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An Introduction to Lean

Introduction to Lean 

 

Learning Objective: To gain a basic understanding of what lean is and how applying lean methods can improve the functioning of your practice. 

 

What is lean? 

Lean methods in healthcare aim to minimise waste that does not create value for patients. Lean recognises that patients are the end consumers of care, and that value for practices is best created by creating value for patients. 

Why implement lean? 

Improving patients’ experience of the practice improves staff experience and business sustainability. 

By using lean methods, all staff feel empowered to identify areas of waste and eliminate any steps in a process that do not add value to patients or increase the operational efficiency of the practice. The time taken to improve processes is typically repaid by these improvements. 

Staff working in practices that use lean methods report being happier and more satisfied with their work. They usually know what can be improved; practice leaders need to support staff to make these changes. 

Lean methods aim to reduce the 8 wastes detailed below. 

Waste 

Description 

Example 

Transportation  

Unnecessary movement of supplies/equipment relating to work being done. 

Hard copy files being sent around a practice. 

Inventory  

”Work in process” beyond what is required to serve the customer. 

Cabinets full of files. 

Motion  

Unnecessary movement of people doing the work. 

Retrieving documents from multiple file boxes. 

Underutilisation 

Instances in which available workplace resources are not fully leveraged to produce and deliver service. 

Underutilised: 
-Staff skills 

-Office space 
-Technology 

-Data. 

Waiting 

Delays between one process step ending and the next beginning. 

Patient waiting to be seen by clinician. 

Over-processing 

Adding value to a service beyond what customers want or will pay for 

Generating reports that no one reads. 

Over-production 

Producing outputs beyond what is needed for immediate use. 

Printing and filing patient information that is not required. 

Defects/Re-work  

Any aspect of the service that compromises quality in the eyes of the customer. 

Billing errors. 

  

Who does what? 

Staff 

Role  

Owners/Governance 

Support a lean practice culture. 

Assure staff that lean is good for patients and them. 

Receptionists/Administrators 

Identify processes which can be improved upon in your daily work.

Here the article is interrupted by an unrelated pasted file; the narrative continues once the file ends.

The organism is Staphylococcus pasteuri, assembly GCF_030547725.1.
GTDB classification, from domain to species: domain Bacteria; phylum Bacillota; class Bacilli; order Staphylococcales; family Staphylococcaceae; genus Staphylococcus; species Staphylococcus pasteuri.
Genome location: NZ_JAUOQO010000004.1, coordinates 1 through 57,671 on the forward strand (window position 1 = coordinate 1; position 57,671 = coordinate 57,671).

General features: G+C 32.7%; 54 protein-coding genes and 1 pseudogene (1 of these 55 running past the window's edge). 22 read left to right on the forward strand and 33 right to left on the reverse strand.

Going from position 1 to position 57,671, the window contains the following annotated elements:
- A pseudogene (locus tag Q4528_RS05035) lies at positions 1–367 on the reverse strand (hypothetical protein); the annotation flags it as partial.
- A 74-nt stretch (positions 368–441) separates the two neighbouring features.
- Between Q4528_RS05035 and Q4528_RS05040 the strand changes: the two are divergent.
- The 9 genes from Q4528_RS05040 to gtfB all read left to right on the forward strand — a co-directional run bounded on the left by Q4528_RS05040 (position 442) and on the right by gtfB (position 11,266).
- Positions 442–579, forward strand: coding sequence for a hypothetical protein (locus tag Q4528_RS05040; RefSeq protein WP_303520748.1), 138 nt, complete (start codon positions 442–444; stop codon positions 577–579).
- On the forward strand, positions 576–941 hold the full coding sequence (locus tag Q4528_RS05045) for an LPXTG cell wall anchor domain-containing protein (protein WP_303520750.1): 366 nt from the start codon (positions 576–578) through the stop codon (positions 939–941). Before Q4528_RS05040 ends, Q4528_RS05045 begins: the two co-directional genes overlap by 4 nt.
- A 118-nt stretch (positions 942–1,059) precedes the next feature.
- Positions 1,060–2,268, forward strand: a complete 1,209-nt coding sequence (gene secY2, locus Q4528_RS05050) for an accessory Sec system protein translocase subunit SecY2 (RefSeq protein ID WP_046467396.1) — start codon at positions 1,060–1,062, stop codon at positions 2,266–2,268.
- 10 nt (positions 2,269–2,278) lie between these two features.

Participate in work to improve these processes. 

Nurses 

Identify processes which can be improved upon in your daily work. 

Participate in work to improve these processes. 

General Practitioners 

Identify processes which can be improved upon in your daily work. 

Participate in work to improve these processes. 

Management 

Create an awareness of lean. 

Support all staff to improve current processes. 
Measure and evaluate lean work. 

WellSouth 

Support everyone in the practice to learn about lean methods and how to apply these to their own areas of work. 

Measurements 

It is important to measure before and after change to ensure the changes implemented are having the desired effect. The measures chosen will depend on which waste you are trying to reduce and the situation in your practice. A Plan Do Study Act (PDSA) cycle a useful tool for measuring change. 

An important element in lean initiatives is to understand where work is best done. It may be that asking a person to do an additional task saves another person more time. Working as a team is key.  

 

Patients 

If any changes you are planning to make will affect how patients interact with the practice then it is important they understand this. Some effective ways to communicate this to the patient include using social media, telephone message, emailtextand posters.  

For particularly important changes, the most effective way of communicating is for key staff to tell patients when they see them. 

Consider the equity implications for communicating with patients – you might need to go the extra mile to get the message across. 

 

Helpful Tips 

  • Small changes can make a big difference to how patients and staff interact with the practiceAsk staff what tasks they find laborious and help to improve them, no matter how small. 
  • Standardising clinic rooms so that anyone who uses the space knows exactly where everything is stored is an excellent lean process. It may be hard to pry personal belongings away from certain people, but it can make a big difference to the efficiency of your practice. 
  • Space is a valuable resource in a practice. Storing boxes of files may not be the most effective use of that space. See if you can downsize and send the remainder to storage, utilising that space more effectively, even opening a new clinic room or using it for a HIP. 

 

Further Resources 

Going Lean in HealthCare

A printable version of this document can be found here.